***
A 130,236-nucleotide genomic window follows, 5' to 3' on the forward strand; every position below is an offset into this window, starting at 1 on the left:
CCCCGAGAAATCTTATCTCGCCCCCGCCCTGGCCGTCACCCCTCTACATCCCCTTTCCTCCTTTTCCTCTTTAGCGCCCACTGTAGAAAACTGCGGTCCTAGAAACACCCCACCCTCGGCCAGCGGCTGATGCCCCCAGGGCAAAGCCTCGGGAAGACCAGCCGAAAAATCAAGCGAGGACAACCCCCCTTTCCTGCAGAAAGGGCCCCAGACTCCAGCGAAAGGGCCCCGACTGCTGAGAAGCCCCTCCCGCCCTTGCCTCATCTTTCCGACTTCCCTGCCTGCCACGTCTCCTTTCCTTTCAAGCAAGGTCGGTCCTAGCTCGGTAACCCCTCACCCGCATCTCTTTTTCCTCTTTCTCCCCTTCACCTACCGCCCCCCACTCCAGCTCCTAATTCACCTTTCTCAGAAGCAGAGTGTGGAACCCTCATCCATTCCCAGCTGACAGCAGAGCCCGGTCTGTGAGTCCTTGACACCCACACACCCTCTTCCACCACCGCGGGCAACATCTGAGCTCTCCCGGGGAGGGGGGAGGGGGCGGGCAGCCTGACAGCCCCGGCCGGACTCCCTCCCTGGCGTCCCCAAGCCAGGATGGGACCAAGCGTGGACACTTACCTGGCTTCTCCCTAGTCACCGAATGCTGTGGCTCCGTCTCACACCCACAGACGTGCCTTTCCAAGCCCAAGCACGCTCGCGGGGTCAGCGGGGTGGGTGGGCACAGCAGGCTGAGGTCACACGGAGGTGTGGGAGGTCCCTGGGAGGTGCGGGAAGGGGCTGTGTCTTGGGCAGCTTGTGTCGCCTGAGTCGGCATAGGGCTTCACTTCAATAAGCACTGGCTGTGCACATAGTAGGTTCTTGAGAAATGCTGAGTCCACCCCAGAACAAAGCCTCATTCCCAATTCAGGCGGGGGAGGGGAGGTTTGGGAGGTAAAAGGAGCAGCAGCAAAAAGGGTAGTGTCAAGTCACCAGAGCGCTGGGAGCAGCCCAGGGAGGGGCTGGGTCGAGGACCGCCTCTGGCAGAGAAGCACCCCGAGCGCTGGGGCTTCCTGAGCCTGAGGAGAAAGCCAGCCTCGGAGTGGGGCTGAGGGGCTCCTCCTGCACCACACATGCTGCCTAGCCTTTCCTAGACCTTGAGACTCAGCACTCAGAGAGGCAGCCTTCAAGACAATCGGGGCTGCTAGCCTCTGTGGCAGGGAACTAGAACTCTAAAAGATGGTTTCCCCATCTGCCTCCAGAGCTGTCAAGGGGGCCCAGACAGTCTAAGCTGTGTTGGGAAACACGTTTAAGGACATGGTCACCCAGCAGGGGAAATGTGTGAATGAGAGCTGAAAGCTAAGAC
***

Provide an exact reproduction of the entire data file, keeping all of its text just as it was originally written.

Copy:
A 130,236-nucleotide genomic window follows, 5' to 3' on the forward strand; every position below is an offset into this window, starting at 1 on the left:
CCCCGAGAAATCTTATCTCGCCCCCGCCCTGGCCGTCACCCCTCTACATCCCCTTTCCTCCTTTTCCTCTTTAGCGCCCACTGTAGAAAACTGCGGTCCTAGAAACACCCCACCCTCGGCCAGCGGCTGATGCCCCCAGGGCAAAGCCTCGGGAAGACCAGCCGAAAAATCAAGCGAGGACAACCCCCCTTTCCTGCAGAAAGGGCCCCAGACTCCAGCGAAAGGGCCCCGACTGCTGAGAAGCCCCTCCCGCCCTTGCCTCATCTTTCCGACTTCCCTGCCTGCCACGTCTCCTTTCCTTTCAAGCAAGGTCGGTCCTAGCTCGGTAACCCCTCACCCGCATCTCTTTTTCCTCTTTCTCCCCTTCACCTACCGCCCCCCACTCCAGCTCCTAATTCACCTTTCTCAGAAGCAGAGTGTGGAACCCTCATCCATTCCCAGCTGACAGCAGAGCCCGGTCTGTGAGTCCTTGACACCCACACACCCTCTTCCACCACCGCGGGCAACATCTGAGCTCTCCCGGGGAGGGGGGAGGGGGCGGGCAGCCTGACAGCCCCGGCCGGACTCCCTCCCTGGCGTCCCCAAGCCAGGATGGGACCAAGCGTGGACACTTACCTGGCTTCTCCCTAGTCACCGAATGCTGTGGCTCCGTCTCACACCCACAGACGTGCCTTTCCAAGCCCAAGCACGCTCGCGGGGTCAGCGGGGTGGGTGGGCACAGCAGGCTGAGGTCACACGGAGGTGTGGGAGGTCCCTGGGAGGTGCGGGAAGGGGCTGTGTCTTGGGCAGCTTGTGTCGCCTGAGTCGGCATAGGGCTTCACTTCAATAAGCACTGGCTGTGCACATAGTAGGTTCTTGAGAAATGCTGAGTCCACCCCAGAACAAAGCCTCATTCCCAATTCAGGCGGGGGAGGGGAGGTTTGGGAGGTAAAAGGAGCAGCAGCAAAAAGGGTAGTGTCAAGTCACCAGAGCGCTGGGAGCAGCCCAGGGAGGGGCTGGGTCGAGGACCGCCTCTGGCAGAGAAGCACCCCGAGCGCTGGGGCTTCCTGAGCCTGAGGAGAAAGCCAGCCTCGGAGTGGGGCTGAGGGGCTCCTCCTGCACCACACATGCTGCCTAGCCTTTCCTAGACCTTGAGACTCAGCACTCAGAGAGGCAGCCTTCAAGACAATCGGGGCTGCTAGCCTCTGTGGCAGGGAACTAGAACTCTAAAAGATGGTTTCCCCATCTGCCTCCAGAGCTGTCAAGGGGGCCCAGACAGTCTAAGCTGTGTTGGGAAACACGTTTAAGGACATGGTCACCCAGCAGGGGAAATGTGTGAATGAGAGCTGAAAGCTAAGAC